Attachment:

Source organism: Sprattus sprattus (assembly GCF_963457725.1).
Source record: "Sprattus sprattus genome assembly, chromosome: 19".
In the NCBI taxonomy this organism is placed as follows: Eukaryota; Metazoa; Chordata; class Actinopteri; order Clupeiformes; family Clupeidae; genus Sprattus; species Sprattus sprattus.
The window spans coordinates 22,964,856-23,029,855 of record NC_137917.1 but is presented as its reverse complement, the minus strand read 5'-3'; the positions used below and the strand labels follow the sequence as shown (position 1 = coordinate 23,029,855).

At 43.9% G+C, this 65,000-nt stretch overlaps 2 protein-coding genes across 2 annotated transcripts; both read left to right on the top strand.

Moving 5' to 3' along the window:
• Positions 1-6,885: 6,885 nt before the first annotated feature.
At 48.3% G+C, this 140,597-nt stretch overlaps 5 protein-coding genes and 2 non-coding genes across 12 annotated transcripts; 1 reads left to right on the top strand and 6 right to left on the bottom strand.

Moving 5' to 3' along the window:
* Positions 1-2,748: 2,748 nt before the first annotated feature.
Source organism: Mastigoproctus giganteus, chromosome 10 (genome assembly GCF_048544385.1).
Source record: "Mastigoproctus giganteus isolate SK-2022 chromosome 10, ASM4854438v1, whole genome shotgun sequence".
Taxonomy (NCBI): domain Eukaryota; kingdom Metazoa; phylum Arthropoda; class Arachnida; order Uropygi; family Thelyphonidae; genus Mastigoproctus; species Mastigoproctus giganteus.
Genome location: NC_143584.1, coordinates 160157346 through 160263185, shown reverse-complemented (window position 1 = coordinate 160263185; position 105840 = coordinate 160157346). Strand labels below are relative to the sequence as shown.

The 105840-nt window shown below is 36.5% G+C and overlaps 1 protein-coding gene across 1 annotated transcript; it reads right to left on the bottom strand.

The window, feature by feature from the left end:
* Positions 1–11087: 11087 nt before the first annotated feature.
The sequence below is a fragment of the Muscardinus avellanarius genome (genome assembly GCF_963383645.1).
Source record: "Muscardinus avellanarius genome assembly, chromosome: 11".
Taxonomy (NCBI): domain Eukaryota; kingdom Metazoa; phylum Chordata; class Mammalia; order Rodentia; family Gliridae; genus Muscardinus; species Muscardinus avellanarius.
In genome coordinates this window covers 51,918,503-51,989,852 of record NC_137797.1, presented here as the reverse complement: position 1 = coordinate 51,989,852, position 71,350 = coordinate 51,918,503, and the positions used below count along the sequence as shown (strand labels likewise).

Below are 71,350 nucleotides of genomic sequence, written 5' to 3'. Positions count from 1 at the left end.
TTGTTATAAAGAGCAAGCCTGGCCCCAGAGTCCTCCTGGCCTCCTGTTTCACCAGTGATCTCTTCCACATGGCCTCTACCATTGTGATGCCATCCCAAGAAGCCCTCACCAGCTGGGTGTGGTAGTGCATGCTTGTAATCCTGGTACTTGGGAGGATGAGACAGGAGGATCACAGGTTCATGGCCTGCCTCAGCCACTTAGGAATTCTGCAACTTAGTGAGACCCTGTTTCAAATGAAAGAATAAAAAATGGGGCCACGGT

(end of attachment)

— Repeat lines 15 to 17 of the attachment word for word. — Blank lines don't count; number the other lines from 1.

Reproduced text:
The 105840-nt window shown below is 36.5% G+C and overlaps 1 protein-coding gene across 1 annotated transcript; it reads right to left on the bottom strand.

The window, feature by feature from the left end:
* Positions 1–11087: 11087 nt before the first annotated feature.